My habit when hand sewing has always been to plant my needles and pins into the leg of my pants or the arm of the couch to keep them handy. This usually works fairly well... unless I get distracted and forget they're there or unless I'm sitting on a sofa with a pattern and colour that the needles naturally blend into. I often lose needles in the middle of projects. This probably could be avoided if I used a pincushion, but I find them too bulky to carry around and hard to store in a bag with my ongoing projects.
Until last week, I had never heard or even conceived of such a thing as a needle book. In my giveaway week browsing, I came across this pattern for a toadstool needle book over at Generation Q. I knew right away that I wanted to make one, and it just so happens that they're having a contest for those who design their own needle book. I definitely couldn't pass that up.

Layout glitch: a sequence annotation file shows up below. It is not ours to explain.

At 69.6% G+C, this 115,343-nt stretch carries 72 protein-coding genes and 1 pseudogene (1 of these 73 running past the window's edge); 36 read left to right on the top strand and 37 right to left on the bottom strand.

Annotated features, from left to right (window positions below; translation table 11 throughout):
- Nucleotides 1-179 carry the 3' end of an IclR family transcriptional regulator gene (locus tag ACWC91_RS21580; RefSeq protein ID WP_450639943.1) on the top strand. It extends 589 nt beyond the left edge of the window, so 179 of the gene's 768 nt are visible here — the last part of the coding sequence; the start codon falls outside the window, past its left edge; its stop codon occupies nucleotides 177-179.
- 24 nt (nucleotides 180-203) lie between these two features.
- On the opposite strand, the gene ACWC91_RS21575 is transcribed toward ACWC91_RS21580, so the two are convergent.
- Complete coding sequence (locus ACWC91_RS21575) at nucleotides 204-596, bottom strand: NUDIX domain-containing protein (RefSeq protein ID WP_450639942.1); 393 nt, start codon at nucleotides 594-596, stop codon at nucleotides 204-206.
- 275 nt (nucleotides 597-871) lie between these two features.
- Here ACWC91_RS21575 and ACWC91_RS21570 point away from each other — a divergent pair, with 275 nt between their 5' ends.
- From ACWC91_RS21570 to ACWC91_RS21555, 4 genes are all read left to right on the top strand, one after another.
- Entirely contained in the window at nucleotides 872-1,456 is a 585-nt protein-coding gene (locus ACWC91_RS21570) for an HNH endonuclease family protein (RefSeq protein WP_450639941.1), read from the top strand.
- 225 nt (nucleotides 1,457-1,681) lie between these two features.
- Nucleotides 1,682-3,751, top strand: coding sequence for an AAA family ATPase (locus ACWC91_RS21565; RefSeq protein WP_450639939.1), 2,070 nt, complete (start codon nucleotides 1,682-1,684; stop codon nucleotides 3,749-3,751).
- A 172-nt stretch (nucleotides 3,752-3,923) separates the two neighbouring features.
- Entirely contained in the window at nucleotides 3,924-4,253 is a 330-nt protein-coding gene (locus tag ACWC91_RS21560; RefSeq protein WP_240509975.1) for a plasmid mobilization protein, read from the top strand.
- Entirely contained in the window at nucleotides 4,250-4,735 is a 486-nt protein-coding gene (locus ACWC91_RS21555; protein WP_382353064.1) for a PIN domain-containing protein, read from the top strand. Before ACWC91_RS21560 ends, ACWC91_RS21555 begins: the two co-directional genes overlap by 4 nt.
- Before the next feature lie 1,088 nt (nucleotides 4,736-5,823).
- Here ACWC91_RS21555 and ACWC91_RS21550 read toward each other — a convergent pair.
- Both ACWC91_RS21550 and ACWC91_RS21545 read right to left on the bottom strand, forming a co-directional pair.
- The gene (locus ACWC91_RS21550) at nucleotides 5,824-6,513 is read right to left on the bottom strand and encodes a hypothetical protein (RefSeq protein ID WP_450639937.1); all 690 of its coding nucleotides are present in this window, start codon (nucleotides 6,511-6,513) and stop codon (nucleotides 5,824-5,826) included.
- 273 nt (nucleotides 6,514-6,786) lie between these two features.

I decided to go with a fire hydrant design in yellow and black like the ones here in Edmonton. (For more details on the stylish sweater worn by the hydrant below, see here.) I drew out a pattern on some graph paper and raided my felt stash for supplies to get started.
Two days later, I had this:
Since it turned out so cute, I decided to make the toadstool from the pattern as well. I think this will be a fun gift to send someone in a quilting swap.
Here is what they look like on the inside:
Even before I was done putting the second one together, I realized that I was actually using my little hydrant needle book instead of the arm of the sofa. It's really handy and fits perfectly in the bag with my sewing supplies. I didn't lose a single needle while making the little toadstool. I have to admit that I did lose one while making the hydrant, so I guess that's a 100% improvement once I started using it! Based on that, I highly recommend making yourself one of these useful little cuties.